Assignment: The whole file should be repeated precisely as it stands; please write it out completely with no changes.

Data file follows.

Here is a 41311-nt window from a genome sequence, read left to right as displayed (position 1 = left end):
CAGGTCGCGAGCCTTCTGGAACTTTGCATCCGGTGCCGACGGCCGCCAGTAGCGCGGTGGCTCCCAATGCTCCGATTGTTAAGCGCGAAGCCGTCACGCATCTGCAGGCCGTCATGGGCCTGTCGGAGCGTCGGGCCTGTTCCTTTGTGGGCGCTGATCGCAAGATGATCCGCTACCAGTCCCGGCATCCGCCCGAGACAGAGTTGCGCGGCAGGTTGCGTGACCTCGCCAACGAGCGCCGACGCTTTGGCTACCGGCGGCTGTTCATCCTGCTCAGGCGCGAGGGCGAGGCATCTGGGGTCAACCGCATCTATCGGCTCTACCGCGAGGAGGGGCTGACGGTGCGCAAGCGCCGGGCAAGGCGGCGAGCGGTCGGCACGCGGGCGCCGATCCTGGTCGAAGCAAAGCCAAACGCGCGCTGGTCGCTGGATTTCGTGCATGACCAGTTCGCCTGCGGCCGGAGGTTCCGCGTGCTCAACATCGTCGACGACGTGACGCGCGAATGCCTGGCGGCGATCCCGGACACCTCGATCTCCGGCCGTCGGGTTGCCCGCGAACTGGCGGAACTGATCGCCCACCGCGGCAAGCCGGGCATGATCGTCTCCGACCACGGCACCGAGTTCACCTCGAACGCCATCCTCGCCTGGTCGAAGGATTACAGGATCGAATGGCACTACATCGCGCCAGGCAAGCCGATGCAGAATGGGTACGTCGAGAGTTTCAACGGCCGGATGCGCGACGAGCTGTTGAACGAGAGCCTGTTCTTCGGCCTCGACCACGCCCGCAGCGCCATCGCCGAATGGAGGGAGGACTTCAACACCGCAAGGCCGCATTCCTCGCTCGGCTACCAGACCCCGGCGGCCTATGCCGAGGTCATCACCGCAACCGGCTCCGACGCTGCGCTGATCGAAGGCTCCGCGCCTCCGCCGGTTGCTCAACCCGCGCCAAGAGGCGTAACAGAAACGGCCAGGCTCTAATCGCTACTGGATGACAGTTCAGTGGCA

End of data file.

Here is a 41311-nt window from a genome sequence, read left to right as displayed (position 1 = left end):
CAGGTCGCGAGCCTTCTGGAACTTTGCATCCGGTGCCGACGGCCGCCAGTAGCGCGGTGGCTCCCAATGCTCCGATTGTTAAGCGCGAAGCCGTCACGCATCTGCAGGCCGTCATGGGCCTGTCGGAGCGTCGGGCCTGTTCCTTTGTGGGCGCTGATCGCAAGATGATCCGCTACCAGTCCCGGCATCCGCCCGAGACAGAGTTGCGCGGCAGGTTGCGTGACCTCGCCAACGAGCGCCGACGCTTTGGCTACCGGCGGCTGTTCATCCTGCTCAGGCGCGAGGGCGAGGCATCTGGGGTCAACCGCATCTATCGGCTCTACCGCGAGGAGGGGCTGACGGTGCGCAAGCGCCGGGCAAGGCGGCGAGCGGTCGGCACGCGGGCGCCGATCCTGGTCGAAGCAAAGCCAAACGCGCGCTGGTCGCTGGATTTCGTGCATGACCAGTTCGCCTGCGGCCGGAGGTTCCGCGTGCTCAACATCGTCGACGACGTGACGCGCGAATGCCTGGCGGCGATCCCGGACACCTCGATCTCCGGCCGTCGGGTTGCCCGCGAACTGGCGGAACTGATCGCCCACCGCGGCAAGCCGGGCATGATCGTCTCCGACCACGGCACCGAGTTCACCTCGAACGCCATCCTCGCCTGGTCGAAGGATTACAGGATCGAATGGCACTACATCGCGCCAGGCAAGCCGATGCAGAATGGGTACGTCGAGAGTTTCAACGGCCGGATGCGCGACGAGCTGTTGAACGAGAGCCTGTTCTTCGGCCTCGACCACGCCCGCAGCGCCATCGCCGAATGGAGGGAGGACTTCAACACCGCAAGGCCGCATTCCTCGCTCGGCTACCAGACCCCGGCGGCCTATGCCGAGGTCATCACCGCAACCGGCTCCGACGCTGCGCTGATCGAAGGCTCCGCGCCTCCGCCGGTTGCTCAACCCGCGCCAAGAGGCGTAACAGAAACGGCCAGGCTCTAATCGCTACTGGATGACAGTTCAGTGGCA